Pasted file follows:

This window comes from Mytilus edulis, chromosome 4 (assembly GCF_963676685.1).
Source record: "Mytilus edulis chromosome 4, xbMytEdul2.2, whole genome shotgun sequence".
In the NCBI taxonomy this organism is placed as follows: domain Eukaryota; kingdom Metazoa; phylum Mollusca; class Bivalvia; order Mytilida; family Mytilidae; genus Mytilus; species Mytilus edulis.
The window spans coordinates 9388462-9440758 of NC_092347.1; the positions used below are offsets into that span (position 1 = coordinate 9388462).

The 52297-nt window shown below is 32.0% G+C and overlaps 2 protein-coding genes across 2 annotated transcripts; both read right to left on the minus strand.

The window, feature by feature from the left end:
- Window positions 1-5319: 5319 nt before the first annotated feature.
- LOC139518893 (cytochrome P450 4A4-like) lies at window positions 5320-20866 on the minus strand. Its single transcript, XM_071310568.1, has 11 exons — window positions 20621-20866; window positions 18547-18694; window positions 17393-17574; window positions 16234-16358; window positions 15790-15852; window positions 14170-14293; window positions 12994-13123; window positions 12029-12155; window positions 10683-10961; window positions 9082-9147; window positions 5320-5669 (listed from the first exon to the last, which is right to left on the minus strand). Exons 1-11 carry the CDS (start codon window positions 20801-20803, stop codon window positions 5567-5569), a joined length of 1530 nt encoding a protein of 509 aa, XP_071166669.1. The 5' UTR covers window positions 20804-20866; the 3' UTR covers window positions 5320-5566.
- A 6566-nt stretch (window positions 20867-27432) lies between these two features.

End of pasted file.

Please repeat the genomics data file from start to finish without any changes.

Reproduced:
This window comes from Mytilus edulis, chromosome 4 (assembly GCF_963676685.1).
Source record: "Mytilus edulis chromosome 4, xbMytEdul2.2, whole genome shotgun sequence".
In the NCBI taxonomy this organism is placed as follows: domain Eukaryota; kingdom Metazoa; phylum Mollusca; class Bivalvia; order Mytilida; family Mytilidae; genus Mytilus; species Mytilus edulis.
The window spans coordinates 9388462-9440758 of NC_092347.1; the positions used below are offsets into that span (position 1 = coordinate 9388462).

The 52297-nt window shown below is 32.0% G+C and overlaps 2 protein-coding genes across 2 annotated transcripts; both read right to left on the minus strand.

The window, feature by feature from the left end:
- Window positions 1-5319: 5319 nt before the first annotated feature.
- LOC139518893 (cytochrome P450 4A4-like) lies at window positions 5320-20866 on the minus strand. Its single transcript, XM_071310568.1, has 11 exons — window positions 20621-20866; window positions 18547-18694; window positions 17393-17574; window positions 16234-16358; window positions 15790-15852; window positions 14170-14293; window positions 12994-13123; window positions 12029-12155; window positions 10683-10961; window positions 9082-9147; window positions 5320-5669 (listed from the first exon to the last, which is right to left on the minus strand). Exons 1-11 carry the CDS (start codon window positions 20801-20803, stop codon window positions 5567-5569), a joined length of 1530 nt encoding a protein of 509 aa, XP_071166669.1. The 5' UTR covers window positions 20804-20866; the 3' UTR covers window positions 5320-5566.
- A 6566-nt stretch (window positions 20867-27432) lies between these two features.